Free Visits to the Academy of Natural Sciences - NBC 10 Philadelphia

Free Visits to the Academy of Natural Sciences



    Free Visits to the Academy of Natural Sciences
    A young visitor to the The Academy of Natural Sciences of Drexel University views an exhibition of Mark Laita's photographs of deadly snakes, June 19, 2013, in Philadelphia. Laita spent more than a year in Central America photographing rare and dangerous pythons, pit vipers, coral snakes and other serpents.

    Local students are getting the chance to visit the Academy of Natural Sciences for free this year.

    The Academy of Natural Sciences of Drexel University announced their funding for this school year and with it comes a great opportunity for students in local Title 1 schools!

    Teachers in Title 1 schools in Philly, Cheltenham, Hatboro-Horsham, Interboro, Norristown, Souderton and Penn Delco are eligible to bring their students to the museum for free!

    "We've been trying to do this for a really long time and we're so excited to have this opportunity and to offer it to students," said the Academy's Director of Education Timshel Purdum.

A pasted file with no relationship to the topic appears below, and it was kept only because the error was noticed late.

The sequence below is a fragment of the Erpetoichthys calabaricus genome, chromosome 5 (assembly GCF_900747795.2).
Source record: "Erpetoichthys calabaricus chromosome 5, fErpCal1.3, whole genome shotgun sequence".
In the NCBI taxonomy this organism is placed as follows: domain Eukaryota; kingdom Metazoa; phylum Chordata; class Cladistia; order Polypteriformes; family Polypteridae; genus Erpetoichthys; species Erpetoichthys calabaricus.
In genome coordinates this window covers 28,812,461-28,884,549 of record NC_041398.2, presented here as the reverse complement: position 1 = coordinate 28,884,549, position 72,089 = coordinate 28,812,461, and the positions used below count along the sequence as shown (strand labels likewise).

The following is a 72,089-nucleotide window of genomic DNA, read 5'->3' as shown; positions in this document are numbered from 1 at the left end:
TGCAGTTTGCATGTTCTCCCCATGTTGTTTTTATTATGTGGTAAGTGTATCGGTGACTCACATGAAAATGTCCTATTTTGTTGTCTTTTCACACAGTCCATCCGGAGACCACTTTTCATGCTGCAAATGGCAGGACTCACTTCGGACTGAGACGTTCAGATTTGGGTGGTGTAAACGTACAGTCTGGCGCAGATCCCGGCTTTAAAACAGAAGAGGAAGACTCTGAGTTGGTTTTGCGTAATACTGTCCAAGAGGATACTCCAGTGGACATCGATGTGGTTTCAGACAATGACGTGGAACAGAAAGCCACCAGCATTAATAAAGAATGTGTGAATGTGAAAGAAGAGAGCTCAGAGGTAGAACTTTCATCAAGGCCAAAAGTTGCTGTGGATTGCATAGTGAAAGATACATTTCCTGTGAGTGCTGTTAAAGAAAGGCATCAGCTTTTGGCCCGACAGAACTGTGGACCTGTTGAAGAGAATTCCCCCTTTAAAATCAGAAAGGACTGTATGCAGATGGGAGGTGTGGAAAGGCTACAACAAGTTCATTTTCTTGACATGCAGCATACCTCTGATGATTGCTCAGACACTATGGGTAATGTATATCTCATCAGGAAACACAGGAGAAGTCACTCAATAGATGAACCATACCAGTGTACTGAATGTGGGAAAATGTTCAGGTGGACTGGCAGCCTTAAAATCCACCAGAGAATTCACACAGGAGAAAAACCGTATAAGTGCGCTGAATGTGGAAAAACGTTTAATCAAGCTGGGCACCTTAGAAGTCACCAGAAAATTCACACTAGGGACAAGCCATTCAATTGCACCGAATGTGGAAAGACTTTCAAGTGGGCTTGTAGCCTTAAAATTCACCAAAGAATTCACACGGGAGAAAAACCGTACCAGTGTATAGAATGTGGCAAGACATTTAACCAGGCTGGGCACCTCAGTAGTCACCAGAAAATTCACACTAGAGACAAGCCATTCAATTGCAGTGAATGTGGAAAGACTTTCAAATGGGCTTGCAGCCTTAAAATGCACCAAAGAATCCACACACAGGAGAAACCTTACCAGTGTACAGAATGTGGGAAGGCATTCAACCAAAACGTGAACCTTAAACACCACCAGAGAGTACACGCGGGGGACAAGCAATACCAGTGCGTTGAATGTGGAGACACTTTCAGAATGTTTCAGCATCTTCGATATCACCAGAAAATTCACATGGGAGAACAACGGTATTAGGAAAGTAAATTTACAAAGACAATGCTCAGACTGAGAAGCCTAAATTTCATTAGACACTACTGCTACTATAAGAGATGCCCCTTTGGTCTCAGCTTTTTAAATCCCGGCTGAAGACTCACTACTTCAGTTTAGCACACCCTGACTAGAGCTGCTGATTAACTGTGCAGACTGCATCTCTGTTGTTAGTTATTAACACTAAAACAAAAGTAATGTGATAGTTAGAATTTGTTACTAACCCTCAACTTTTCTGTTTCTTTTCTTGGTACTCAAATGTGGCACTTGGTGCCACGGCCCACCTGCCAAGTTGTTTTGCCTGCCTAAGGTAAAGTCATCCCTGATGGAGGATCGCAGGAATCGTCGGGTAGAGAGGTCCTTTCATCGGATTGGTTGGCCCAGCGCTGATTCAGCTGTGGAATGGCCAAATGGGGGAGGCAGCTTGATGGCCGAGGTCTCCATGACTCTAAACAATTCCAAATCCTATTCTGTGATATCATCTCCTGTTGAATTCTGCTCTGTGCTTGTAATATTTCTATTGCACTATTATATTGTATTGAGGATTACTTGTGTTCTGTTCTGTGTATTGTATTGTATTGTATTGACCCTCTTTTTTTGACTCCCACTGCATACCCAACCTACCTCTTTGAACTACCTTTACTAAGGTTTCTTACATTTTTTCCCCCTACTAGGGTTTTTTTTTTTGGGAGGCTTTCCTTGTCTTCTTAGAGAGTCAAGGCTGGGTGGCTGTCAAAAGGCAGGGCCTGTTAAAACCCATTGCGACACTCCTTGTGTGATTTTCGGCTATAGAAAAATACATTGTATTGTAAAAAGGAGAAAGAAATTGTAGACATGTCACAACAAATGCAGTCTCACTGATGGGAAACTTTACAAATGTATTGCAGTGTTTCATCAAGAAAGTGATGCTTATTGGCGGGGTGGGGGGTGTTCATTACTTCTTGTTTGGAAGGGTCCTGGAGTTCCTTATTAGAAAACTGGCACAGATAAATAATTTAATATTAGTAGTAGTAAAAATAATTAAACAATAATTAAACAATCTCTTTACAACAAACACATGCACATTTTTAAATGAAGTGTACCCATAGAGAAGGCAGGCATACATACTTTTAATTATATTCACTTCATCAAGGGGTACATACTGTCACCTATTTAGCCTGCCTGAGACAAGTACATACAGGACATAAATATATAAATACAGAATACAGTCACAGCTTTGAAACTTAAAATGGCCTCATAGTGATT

The Academy received its funding through a state program called the Educational Improvement Tax Credit. A program that gives scholarship monies to local businesses.

    This year mark's the second that the museum has recieved the funds.

    "Last year was really successful," Purdum said.

    But this year, their hoping for even more student visits.

    "This year we got enough funds to open up the museum to even more schools."

    Six more to be exact.

    "We received the funding late last year, so we tried to fit in as many schools as we could," according to Purdum. "This school year, we were ahead of the curve and were able to include a lot more schools."

    The visit is one-time only, but once is enough with interesting exhibits like Dinosaurs Unearthed, which runs between now and March 30, 2014.

    The Academy is also offering schools their Academy on the Go program, which brings the museum to students who can't make it to their location on the Benjamin Franklin Parkway.

    "We're really excited and we'd love to see as many kids as possible. It feels really good to be able to do it."